But the brotherhood does not dim. Just a few weeks ago I was back with the 101st on another mountaintop in Afghanistan, talking to some soldiers who just two days earlier had been in a brutal firefight with the Taliban. One of the young soldiers had stepped in front of Taliban gunfire to save his buddy who had been turned away, shooting in another direction against other insurgents.

The two were still fairly shaken by what had happened. Suddenly they put their arms around each other, and one said quietly, "He's my brother."

soundoff (8 Responses)
  1. Mimi

    My son is a fister currently attached to Easy Company. We miss him with all our hearts but know he is with an amazing group of men that make us all very proud. I can't wait to welcome them all home later this year.

    January 16, 2011 at 1:24 pm | Report abuse |
  2. Nick

    When being deployed to war, we sacrifice more than our lives. We also sacrifice the time we spend and live with loved ones. The dangers in combat are obvious, but the pain of leaving loved ones behind, and the pain felt by loved ones that are left behind are only for service members to understand. It's not about missing the holidays, it's about missing the chance to spend those holidays with family, and those family members at home not being able to spend those moments with their loved on at war. Sacrifices are not limited to just the battlefield or combat.

    January 14, 2011 at 11:04 pm | Report abuse |
  3. Chuck

    He was abviously talking about sacrifices in combat. Nobody cares how many holidays you've missed – it's how many times you've fought for your life, and more importantly, the lives of your brothers. It's how many times you came close to death and still pressed on, it's how much blood and sweat you've shed. "Warriors" should equal combat troops, that's all the he was trying to say.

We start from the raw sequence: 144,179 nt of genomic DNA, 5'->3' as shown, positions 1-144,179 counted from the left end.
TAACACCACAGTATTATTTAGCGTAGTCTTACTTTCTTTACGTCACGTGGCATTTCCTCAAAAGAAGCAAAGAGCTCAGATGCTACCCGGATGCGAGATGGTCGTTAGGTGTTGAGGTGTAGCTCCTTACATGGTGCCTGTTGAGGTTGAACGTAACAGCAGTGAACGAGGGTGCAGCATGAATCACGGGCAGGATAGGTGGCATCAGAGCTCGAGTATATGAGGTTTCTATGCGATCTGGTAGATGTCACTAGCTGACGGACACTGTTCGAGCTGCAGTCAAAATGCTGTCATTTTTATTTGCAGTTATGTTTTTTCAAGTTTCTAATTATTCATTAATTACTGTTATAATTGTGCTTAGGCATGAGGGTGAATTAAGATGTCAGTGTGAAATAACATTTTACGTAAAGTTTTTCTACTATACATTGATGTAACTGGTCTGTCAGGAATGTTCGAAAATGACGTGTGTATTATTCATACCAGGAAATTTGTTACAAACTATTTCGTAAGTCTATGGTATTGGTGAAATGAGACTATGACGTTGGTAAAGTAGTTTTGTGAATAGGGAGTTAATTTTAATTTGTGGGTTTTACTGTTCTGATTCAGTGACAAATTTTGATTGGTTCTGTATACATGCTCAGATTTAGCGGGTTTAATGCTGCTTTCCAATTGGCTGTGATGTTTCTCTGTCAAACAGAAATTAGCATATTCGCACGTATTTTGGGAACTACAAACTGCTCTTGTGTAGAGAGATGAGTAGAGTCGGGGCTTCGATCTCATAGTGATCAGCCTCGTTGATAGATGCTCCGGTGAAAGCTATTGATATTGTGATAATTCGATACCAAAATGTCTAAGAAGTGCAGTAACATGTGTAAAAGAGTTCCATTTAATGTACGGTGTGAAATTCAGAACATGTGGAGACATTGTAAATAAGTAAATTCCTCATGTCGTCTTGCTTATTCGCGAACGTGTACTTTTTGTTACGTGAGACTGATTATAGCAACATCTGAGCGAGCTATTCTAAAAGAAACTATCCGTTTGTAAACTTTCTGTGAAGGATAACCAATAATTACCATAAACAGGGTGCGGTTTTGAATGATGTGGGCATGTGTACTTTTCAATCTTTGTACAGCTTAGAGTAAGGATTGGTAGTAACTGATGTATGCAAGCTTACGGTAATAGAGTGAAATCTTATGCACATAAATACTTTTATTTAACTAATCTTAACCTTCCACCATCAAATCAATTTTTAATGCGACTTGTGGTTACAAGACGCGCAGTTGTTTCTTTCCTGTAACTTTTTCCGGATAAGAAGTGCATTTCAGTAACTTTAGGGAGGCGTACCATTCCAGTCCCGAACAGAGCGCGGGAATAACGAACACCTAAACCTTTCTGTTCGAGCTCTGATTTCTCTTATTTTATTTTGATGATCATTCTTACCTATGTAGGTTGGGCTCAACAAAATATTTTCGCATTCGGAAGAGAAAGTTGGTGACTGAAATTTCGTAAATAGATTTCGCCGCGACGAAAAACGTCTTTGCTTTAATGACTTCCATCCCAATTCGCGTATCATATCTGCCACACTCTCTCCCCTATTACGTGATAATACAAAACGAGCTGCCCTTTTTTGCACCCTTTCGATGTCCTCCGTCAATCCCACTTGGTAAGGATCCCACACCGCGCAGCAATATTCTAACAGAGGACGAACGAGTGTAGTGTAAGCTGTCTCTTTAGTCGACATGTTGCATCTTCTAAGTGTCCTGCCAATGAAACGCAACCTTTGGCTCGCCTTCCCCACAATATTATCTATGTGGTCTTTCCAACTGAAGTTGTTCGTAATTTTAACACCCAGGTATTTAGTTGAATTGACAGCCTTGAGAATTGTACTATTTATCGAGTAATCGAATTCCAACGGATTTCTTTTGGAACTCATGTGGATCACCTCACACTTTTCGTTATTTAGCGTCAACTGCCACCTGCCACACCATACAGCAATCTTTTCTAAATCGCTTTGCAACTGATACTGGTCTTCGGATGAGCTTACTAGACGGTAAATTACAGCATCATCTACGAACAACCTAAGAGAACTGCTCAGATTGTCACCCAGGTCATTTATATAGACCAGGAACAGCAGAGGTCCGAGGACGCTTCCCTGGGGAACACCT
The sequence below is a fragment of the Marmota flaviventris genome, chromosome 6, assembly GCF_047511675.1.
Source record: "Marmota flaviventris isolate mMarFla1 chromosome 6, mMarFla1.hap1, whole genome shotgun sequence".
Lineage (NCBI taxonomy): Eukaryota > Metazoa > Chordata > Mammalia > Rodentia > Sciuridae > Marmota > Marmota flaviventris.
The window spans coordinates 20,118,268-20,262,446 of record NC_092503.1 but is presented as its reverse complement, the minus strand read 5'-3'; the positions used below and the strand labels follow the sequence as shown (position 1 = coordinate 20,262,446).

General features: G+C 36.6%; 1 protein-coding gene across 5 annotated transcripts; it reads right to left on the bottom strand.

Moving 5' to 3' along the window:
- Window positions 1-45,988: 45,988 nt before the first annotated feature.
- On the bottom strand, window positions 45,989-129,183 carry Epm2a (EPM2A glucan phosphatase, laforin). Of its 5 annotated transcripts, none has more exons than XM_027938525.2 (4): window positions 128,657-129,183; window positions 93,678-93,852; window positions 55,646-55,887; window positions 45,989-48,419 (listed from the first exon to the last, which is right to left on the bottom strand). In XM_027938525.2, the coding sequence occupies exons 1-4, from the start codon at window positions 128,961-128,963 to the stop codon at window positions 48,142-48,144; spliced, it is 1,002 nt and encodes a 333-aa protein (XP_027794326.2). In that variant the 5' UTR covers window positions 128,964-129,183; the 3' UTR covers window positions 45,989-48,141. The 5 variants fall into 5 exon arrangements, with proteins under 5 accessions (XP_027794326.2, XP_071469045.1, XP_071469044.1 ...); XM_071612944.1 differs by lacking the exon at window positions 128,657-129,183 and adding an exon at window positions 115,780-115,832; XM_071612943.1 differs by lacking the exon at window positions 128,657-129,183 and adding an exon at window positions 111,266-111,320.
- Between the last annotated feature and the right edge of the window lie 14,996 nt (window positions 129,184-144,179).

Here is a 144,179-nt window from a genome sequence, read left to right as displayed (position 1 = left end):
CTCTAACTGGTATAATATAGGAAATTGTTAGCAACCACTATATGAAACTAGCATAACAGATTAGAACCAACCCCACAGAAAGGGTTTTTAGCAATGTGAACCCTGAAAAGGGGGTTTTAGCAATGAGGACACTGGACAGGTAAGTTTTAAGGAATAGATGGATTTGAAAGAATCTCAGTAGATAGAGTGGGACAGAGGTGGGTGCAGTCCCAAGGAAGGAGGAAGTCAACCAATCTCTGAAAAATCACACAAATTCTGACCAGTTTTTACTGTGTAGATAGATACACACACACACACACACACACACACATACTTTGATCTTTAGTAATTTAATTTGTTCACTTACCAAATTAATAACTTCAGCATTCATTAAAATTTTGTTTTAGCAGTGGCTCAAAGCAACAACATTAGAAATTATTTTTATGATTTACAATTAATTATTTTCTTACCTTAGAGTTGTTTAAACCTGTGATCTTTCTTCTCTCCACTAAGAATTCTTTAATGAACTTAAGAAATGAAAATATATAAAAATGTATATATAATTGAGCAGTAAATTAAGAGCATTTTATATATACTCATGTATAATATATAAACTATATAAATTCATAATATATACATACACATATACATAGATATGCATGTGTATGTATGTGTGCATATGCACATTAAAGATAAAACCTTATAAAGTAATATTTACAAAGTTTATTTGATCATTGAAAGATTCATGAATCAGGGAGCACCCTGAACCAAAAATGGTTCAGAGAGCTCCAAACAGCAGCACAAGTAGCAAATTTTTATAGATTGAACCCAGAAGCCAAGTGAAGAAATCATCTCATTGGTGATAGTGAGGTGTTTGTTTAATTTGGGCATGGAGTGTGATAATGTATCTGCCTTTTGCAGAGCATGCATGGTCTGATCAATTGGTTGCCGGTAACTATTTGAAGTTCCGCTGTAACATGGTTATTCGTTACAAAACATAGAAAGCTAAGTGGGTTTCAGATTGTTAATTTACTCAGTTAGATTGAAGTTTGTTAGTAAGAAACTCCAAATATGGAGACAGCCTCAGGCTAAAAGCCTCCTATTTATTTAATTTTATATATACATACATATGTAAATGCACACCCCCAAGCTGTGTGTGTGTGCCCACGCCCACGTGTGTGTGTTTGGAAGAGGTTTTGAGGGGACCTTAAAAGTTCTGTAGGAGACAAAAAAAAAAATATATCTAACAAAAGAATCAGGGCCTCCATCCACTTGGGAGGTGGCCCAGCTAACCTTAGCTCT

January 14, 2011 at 4:53 pm | Report abuse |
  4. Josh

    I'm getting so tired of hearing "America's fighting men and women" this and that. Real warriors are in the infantry – some engineers as well – everybody else just steals their glory and tales of sacrifice. Period.

    January 13, 2011 at 8:05 pm | Report abuse |
    • Sanity

      Josh,

      So over the 7 months I spent in Iraq, I didn't 'sacrifice' anything since I am not infantry? So finding out about deploying 3 weeks after i got married is not a sacrifice? Missing my first Thanksgiving, Christmas, Anniversary was not a sacrifice? With all my training and the deployment, I missed 10 months out of the 1st year of my marriage, but you're telling me i didn't sacrifice anything? screw you man. i was not infantry but i was outside the wire two or three times a week on a weapons intelligence team. But since i was not infantry, i didnt sacrifice anything? you can kiss my @$$

      January 14, 2011 at 2:33 pm | Report abuse |
  5. bb

    For today he that sheds his blood with me shall be my brother." Heartwrenching what our soldiers go thru. I am proud of each and evry one of them.

    January 12, 2011 at 6:13 pm | Report abuse |
  6. Marine Queen

    I have never served in the military but I know who has... i have heard about this bond.. and I want to say that this is something to be admired.. this bond, is what keeps these men and women together and watch out for each other in the most dangerous times... Thank you to all these men and women for their sacrifice and courage to protect us all. God keep you all safe.

    January 12, 2011 at 2:24 pm | Report abuse |
  7. Sanity

    If you haven't served in the military, you have no idea about the bond you form with your brothers/sisters in arms. This is a really good article and I wanted to say that before all the crazies come out with silly posts like "more right wing mumbo jumbo" etc. This article has nothing to do with politics, so do not even bring it up.

    January 11, 2011 at 7:25 am | Report abuse |